Strategic Debt Restructuring – RBI’s Aggressive Stance On NPAs

Growing Non Performing Assets(NPAs) have been a greater concern in Indian Banking sector from the past few years. NPAs are those assets in which borrower has failed to make interest or principal payments for 90 days or 3 months in a row. Non-performing assets are problematic for financial institutions since they depend on interest payments for income. Troublesome pressure from the economy can lead to a sharp increase in non-performing loans and often results in massive write-downs. Thus the banks have to set aside a specified amount as per RBI norms to cover those losses in-case they crystallize, which are known as provisions. The provision is hence not used in lending purposes putting further downside risk on banks’ profitability and increases the overall cost.

RBI in its recent announcement has said “NO” to these increasing costs and has suggested a wonderful measure called as Strategic Debt Restructuring. RBI has now allowed the banks to take 51% or more stake in the defaulting companies after restructuring of their loans for the first time. The move is aimed at resolving the stress in the banking system and the current level of slippage. The NPAs of the Indian Banking sector has been rising amidst weak economic conditions. The current Gross NPA of the Indian banks stands at around 4.4% levels but has been estimated to rise sharply in the coming years, to around 5-6 %. ICRA and Crisil have estimated the numbers to be 5.9% and 4.5% respectively. Heres how the banks been performing and how much does each category of bank contributes to the credit and the NPAs levels. The scenario even post 2013 has remained the same with the PSBs contributing highest in the growing NPAs while Pvt Banks keeping them highly muted.

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There were many measures taken by the RBI to reduce the levels. One of the important steps was introducing the 5/25 loan restructuring scheme. SDR is another way of reducing NPAs. Following are the steps as to how SDR will work:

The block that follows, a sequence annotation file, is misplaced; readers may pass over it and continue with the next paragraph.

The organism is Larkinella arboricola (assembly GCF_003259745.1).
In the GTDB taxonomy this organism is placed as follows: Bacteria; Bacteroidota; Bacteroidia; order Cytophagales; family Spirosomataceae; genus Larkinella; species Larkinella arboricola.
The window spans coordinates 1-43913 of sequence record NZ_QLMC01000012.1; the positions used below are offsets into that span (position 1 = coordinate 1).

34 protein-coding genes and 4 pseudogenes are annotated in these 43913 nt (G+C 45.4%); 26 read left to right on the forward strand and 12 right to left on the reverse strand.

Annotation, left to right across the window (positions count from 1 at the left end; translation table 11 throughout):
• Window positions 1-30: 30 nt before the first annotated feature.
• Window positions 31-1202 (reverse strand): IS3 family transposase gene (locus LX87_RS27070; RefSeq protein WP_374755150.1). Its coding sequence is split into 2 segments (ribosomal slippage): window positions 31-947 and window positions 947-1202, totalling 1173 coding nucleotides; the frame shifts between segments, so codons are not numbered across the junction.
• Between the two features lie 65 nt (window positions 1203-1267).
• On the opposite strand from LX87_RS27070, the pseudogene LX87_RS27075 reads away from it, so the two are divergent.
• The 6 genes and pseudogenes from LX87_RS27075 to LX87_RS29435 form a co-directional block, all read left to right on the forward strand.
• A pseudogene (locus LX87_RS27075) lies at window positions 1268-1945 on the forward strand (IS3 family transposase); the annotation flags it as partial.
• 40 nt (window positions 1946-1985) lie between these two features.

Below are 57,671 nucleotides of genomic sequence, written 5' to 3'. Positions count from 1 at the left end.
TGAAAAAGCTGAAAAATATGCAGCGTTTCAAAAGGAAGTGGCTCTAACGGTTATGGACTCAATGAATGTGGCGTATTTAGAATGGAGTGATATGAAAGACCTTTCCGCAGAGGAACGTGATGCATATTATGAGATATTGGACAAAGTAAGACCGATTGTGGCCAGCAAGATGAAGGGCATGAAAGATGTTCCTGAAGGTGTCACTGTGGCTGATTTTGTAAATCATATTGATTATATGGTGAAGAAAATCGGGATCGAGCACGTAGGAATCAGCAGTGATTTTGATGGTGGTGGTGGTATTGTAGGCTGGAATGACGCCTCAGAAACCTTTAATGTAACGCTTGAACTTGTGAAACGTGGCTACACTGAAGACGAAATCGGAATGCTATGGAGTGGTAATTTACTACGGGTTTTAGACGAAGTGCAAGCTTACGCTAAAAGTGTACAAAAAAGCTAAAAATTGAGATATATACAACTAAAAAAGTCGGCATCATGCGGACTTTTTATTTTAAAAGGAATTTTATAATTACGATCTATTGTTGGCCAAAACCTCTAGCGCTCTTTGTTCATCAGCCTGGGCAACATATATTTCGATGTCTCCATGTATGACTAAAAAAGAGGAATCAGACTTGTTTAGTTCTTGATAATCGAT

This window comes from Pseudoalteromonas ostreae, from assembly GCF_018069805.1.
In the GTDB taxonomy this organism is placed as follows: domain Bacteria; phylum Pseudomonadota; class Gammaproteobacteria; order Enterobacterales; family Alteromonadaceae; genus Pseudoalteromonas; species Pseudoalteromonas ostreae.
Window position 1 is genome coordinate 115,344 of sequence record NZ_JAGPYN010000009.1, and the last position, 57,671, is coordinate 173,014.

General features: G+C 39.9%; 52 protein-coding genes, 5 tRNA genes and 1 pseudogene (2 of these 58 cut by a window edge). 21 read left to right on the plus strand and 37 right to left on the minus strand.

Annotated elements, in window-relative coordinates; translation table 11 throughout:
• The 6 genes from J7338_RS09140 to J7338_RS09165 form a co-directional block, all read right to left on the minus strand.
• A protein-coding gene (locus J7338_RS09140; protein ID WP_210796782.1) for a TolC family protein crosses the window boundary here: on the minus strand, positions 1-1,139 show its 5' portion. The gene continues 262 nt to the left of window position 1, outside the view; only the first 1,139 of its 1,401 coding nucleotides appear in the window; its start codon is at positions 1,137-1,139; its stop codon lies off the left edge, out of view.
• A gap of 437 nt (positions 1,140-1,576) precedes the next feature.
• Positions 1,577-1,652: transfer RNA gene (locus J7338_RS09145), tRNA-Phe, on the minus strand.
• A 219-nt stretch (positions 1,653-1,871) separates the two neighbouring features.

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The overall process seems to be a wonderful move to reduction in NPAs. Selection of the right and competent promoters, non availability of secondary markets to sell stake according to SEBI rules, provision costs being reduced only on sale of stake and the chance of non sale-ability of certain companies will be the barriers in real-time implementation process. Apart from these, there are a set of conditions in Joint Lenders Forum (JLFs). Without fulfilling those it will not be able to take the NPAs off its balance sheets. RBI has done the needful to give banks the extra powers to fix its balance sheet, but its depends on banks’ performance in deciding if NPAs will be reduced thus reducing costs and provisions or will it change adversely increasing costs further. Although banks might face problems in implementing the same under current conditions, it is a positive leap towards a better and a more robust banking structure.

Thank you. 🙂


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Akshay Baregar

A hardcore analyst who loves to read about finance, upcoming concepts, ​and their applicability. Have always wanted to become an analyst and been thinking like one from the recent past. This is my attempt to write and make the world around me aware of the financial happenings and the likely impacts/ effects on the Indian/Global Economy. My favourite topics are monetary policies, fiscal reforms, market movements, predictions, wealth management etc . Hoping for an excellent response and feedback from the readers.

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